Global Political Risks: Where Are The Positives?

On the surface, global political risks seem very high. Russia and the West are locked in a major proxy conflict in Ukraine, threatening to bring a mini-Cold War to Europe. There are four civil wars (Syria, Iraq, Libya, and Yemen) with varying degrees of intensity taking place in the Middle East and North Africa, which are being exploited by radical Islamist militant groups, who are also active in northern Nigeria, the Sahel region, and the Horn of Africa. North Korea's nuclear arsenal appears to be expanding faster than previously thought. Tensions between China and Japan are running high, as the 70th anniversary of the end of World War II approaches in August. The UK is heading into its most uncertain general election in more than 40 years. Extremist parties are on the march elsewhere in Europe. Long-serving autocratic leaders in Central Asia and Africa are entering their final years without having groomed successors, leaving the risk of highly destabilising power struggles. New technologies such as social media are accelerating political mass mobilisation, while cyber warfare and drones are lowering the threshold for going to war.

These are all risks highlighted by BMI Research in recent presentations for clients, begging the question, "is there any good news?!"

The answer is yes. Consider the following:

  • It is true that elections bring considerable uncertainty, but for the most part, countries are not faced with fateful choices that could steer them in radically different directions. For example, elections in Brazil, India, Indonesia, and many other countries in 2014 largely offered voters a choice between moderate centrist-leftist leaders and somewhat more reformist ones, rather than a stark choice between hardline socialists and radical free market champions, as may have been the case in various countries' elections in past decades. In the UK, the main political parties are in many ways characterised by their similarities rather than their differences, and this is true of many other countries. In short, we are hard pressed to think of nations where anti-systemic parties or movements have a realistic chance of coming to power. The most prominent exception would appear to be the Islamic State. Meanwhile, regimes that have long rejected the Western-led but increasingly multi-polar international system, such as those in Cuba, Myanmar, and Iran, are seeking to end their isolation. Changes in these countries could improve economic opportunities for 138mn people.
  • Four major economies in Asia - China, Japan, India, and Indonesia - are now headed by the most economic reform-minded leaders in a generation. Although all four face considerable opposition from vested interest groups, they at least have the willingness to attempt to deliver more growth-friendly business environments – and may even succeed. At the same time, although China's Xi Jinping, Japan's Shinzo Abe, and India's Narendra Modi are all strong nationalists, regional disputes have been contained.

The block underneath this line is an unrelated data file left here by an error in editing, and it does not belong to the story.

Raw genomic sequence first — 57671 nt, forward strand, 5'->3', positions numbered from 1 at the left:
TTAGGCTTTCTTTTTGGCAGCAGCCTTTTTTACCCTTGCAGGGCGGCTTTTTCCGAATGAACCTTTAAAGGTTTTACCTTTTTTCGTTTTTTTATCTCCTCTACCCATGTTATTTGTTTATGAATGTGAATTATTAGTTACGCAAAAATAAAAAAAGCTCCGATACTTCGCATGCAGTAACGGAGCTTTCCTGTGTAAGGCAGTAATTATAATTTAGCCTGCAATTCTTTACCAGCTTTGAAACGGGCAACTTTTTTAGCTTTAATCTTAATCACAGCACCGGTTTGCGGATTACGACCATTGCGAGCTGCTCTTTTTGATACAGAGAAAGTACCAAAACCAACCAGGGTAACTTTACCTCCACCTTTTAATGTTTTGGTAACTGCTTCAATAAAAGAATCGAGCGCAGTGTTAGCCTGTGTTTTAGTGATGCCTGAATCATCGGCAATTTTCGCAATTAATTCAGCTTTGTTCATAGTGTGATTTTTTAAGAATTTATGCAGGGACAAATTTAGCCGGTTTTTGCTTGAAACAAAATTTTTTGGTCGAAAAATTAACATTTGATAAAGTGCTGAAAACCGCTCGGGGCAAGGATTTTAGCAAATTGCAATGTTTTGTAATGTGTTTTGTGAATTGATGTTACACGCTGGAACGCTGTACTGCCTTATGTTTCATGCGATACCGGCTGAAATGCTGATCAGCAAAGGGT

• Asian flashpoints such as the Korean Peninsula and the India-Pakistan border have also been quiet: Pyongyang has refrained from long-range missile and nuclear tests and war scares (such as in 2013), while the lack of headline grabbing news from Pakistan is a good sign.
  • The Iran nuclear dispute appears to be moving towards a diplomatic resolution in mid-2015, and Iran's subsequent, gradual reintegration into the global economy could be transformational for the Islamic Republic and the wider region.
  • The Islamic State appears to have lost momentum in Iraq and Syria after rapid territorial gains in 2014. Although Islamist terrorism remains a concern for security services in dozens of countries around the world, it is encouraging that neither al-Qaeda nor its affiliates have been able to carry out another 9/11-style attack or a smaller scale attack such as the 3/11 Madrid train bombings.
  • Although tensions are high between Russia and the West, the Minsk II ceasefire in Ukraine at least offers a path to peace. For its part, Moscow has refrained from expanding the conflict to Moldova, the Baltic States, or Kazakhstan, as previously feared.
  • In Latin America, with the exception of Venezuela, political risks are manageable. Most countries have moved away from mass political violence; for example, as recently as 2008, Bolivia was on the brink of civil war. Argentina, which has pursued heavily statist economic policies over the past decade, is moving towards greater economic orthodoxy after the October 2015 presidential election.
  • In Nigeria, the outgoing president, Goodluck Jonathan, was swift to concede defeat in March's elections, suggesting a maturation of the political scene. Elsewhere in West Africa, countries such as Sierra Leone, Liberia, and Cote d'Ivoire, which were still experiencing civil wars in the 2000s, are now largely peaceful.
  • Elsewhere in Africa, conflict risks are generally far lower than in past decades.   

Stability Is Fragile

Overall, global risks could be far worse. There is still surprisingly little political violence and terrorism, considering the sheer amount of poverty, inequality, and grievances in the world. The downside of the 'upside' is that in many of the risks discussed above, the present stability is fragile. In other words, 'contained' risks can quickly move towards crises.